Digital Transformation of Treasury is based on a series of in-depth interviews conducted in May/June 2020 with senior treasury executives from around the world. That research is supplemented with data from a survey of 130 senior corporate treasurers conducted in August 2020.

Survey respondents were drawn from four regions (Europe, the Middle East and Africa, North America, Asia Pacific and Latin America) and a broad range of sectors, including Industrials (25%), Information Technology (13%), Financials (12%), Consumer Discretionary (11%), Healthcare (8%), Energy (7%), Materials (7%), Consumer Staples (6%), Real Estate (5%), Telecommunications (3%) and Utilities (3%).

Executive Summary

The first chapter of the paper explores how treasurers are using data to become informers, rather than inheritors of business strategy, while the second chapter evaluates the impact the pandemic has had on the digital transformation of treasury. Chapter three digs deeper into the question of data, and how through new technologies such as application programming interfaces (APIs) and machine learning (ML), it can be used to super-charge traditional treasury disciplines like cash forecasting and risk management.

Chapter four recognises that while treasurers have faced challenges around legacy issues such as ‘wet signatures’ and integration of treasury systems with enterprise resource planning systems, the research shows that progress is being made. Finally, the paper explores how virtual accounts and in-house banks are rationalising account structures, while the emergence of fintechs is also broadening the services on offer to corporates.

Key findings:

  • The crisis has highlighted treasury’s strategic importance, particularly its roles in liquidity and risk management. More than half (56%) are involved in their companies’ strategic shifts or changes in business model from the outset.
  • Superior visibility of cash has helped companies gain invaluable flexibility over raising capital in stressed conditions. So it’s unsurprising that treasurers regard data accuracy and availability as one of their two most important challenges. Nearly 60% cite it, ahead of traditional treasury tasks such as optimising working capital and cross-currency management.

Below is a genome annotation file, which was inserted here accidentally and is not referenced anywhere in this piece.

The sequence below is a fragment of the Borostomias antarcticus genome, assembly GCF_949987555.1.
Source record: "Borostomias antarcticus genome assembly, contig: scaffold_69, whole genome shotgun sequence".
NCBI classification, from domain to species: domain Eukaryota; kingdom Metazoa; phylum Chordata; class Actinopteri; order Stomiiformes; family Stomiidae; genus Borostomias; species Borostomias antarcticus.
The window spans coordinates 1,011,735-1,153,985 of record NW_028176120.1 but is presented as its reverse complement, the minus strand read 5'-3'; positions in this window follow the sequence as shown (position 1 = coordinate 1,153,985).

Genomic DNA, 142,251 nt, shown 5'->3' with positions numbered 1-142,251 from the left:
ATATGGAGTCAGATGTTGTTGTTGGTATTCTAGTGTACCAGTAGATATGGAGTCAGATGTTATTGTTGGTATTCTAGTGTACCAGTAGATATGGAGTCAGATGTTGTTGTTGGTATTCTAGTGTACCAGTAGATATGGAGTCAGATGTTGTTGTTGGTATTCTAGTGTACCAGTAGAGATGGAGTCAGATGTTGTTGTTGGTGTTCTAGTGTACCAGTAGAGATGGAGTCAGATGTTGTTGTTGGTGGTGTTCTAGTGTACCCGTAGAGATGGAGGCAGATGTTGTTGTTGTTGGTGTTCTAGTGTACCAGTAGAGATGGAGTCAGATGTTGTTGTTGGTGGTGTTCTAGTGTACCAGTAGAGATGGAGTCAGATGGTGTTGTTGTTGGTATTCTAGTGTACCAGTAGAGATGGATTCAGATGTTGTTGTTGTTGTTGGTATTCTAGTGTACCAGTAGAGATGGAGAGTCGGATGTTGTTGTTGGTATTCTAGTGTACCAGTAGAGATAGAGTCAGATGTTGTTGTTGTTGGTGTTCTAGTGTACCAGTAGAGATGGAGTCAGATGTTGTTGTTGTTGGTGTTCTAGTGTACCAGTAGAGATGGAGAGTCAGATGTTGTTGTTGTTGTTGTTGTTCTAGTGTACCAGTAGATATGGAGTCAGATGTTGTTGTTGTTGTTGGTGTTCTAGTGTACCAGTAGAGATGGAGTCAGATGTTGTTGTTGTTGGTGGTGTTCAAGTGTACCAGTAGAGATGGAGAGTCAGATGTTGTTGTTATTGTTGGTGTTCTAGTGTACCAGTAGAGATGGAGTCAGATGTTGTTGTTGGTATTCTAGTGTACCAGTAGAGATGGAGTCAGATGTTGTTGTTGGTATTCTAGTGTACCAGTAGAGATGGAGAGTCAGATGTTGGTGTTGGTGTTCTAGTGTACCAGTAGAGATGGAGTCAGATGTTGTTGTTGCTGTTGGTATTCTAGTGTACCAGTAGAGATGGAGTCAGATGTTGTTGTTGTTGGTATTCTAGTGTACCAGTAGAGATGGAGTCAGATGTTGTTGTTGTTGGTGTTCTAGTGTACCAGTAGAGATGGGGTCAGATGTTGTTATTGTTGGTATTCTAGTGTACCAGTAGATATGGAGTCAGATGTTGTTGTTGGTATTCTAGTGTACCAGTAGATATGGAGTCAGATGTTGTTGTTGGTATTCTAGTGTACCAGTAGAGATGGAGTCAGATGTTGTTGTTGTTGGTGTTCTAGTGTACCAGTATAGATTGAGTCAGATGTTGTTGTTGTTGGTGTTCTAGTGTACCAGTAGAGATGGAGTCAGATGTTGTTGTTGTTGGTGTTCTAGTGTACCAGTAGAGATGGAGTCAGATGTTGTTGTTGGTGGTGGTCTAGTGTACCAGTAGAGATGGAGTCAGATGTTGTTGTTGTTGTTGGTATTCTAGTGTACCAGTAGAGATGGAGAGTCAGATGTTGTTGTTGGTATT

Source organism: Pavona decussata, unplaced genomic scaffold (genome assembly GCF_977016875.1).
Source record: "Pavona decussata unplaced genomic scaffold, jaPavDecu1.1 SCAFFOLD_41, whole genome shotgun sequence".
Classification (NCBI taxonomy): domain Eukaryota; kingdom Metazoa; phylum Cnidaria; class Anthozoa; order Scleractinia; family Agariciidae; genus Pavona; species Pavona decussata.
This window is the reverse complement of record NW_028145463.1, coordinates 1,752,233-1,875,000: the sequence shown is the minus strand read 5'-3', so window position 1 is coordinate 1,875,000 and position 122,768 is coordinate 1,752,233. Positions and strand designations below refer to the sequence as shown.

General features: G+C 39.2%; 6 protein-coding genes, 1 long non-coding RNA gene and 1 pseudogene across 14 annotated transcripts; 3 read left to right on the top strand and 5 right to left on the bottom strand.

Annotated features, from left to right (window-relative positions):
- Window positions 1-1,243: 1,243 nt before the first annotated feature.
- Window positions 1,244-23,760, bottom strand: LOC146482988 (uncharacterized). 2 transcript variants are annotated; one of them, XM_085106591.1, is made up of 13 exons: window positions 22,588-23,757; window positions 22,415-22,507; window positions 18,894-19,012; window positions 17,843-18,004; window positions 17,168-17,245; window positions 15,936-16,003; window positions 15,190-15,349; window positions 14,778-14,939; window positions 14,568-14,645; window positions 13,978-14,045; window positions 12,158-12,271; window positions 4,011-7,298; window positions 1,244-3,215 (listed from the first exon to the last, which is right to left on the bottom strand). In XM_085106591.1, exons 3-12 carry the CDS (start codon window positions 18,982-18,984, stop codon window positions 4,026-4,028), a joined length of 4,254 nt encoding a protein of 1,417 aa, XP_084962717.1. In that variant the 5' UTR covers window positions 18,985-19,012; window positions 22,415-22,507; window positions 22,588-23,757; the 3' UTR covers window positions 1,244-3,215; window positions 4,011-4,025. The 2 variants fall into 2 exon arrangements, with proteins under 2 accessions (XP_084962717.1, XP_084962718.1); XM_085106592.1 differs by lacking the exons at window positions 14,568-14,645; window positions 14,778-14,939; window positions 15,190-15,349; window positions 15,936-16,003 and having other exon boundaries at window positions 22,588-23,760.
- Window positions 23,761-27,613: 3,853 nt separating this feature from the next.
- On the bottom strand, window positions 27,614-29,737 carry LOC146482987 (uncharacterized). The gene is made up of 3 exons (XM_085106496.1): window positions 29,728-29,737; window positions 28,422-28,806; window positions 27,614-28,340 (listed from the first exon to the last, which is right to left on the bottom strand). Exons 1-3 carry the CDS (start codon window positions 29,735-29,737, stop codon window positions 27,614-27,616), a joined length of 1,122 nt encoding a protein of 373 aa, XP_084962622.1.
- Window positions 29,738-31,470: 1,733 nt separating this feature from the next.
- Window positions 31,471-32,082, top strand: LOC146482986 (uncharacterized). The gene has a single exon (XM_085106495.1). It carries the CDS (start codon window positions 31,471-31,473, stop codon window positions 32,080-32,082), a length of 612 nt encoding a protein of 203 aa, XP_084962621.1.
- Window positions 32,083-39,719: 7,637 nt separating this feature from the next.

• Almost every interviewee describes how the pandemic accelerated their digital journey, even as they managed increases in market, counterparty and supply chain risk. This is echoed by survey respondents, with 56% encouraged to accelerate their digital transformation by the pandemic.
  • Greater availability of data and superior analysis tools are seen as a way to super-charge performance in traditional treasury disciplines like cash forecasting and risk management of currency, interest rate and other exposures. 40% of companies are exploring initiatives to enhance their data capabilities, while a further one-third have already invested significantly in these. As a result, the ability to query and analyse data is likely to become a key skillset for treasurers at all levels.
  • The crisis has provided impetus to the adoption of new technologies such as APIs, robotic process automation (RPA) and machine learning (ML)/artificial intelligence (AI): for example, almost 80% of companies have either implemented APIs already or are looking to use them in the future and treasurers are strikingly positive on the potential of ML and AI; 66% expect these technologies to transform treasury practice in the coming years.

J.P. Morgan is a trusted partner of corporate treasuries globally as they navigate this new digital landscape. Read about how we helped our client Autoneum to build a real-time treasury system with APIs

To learn more, please contact your J.P. Morgan representative.

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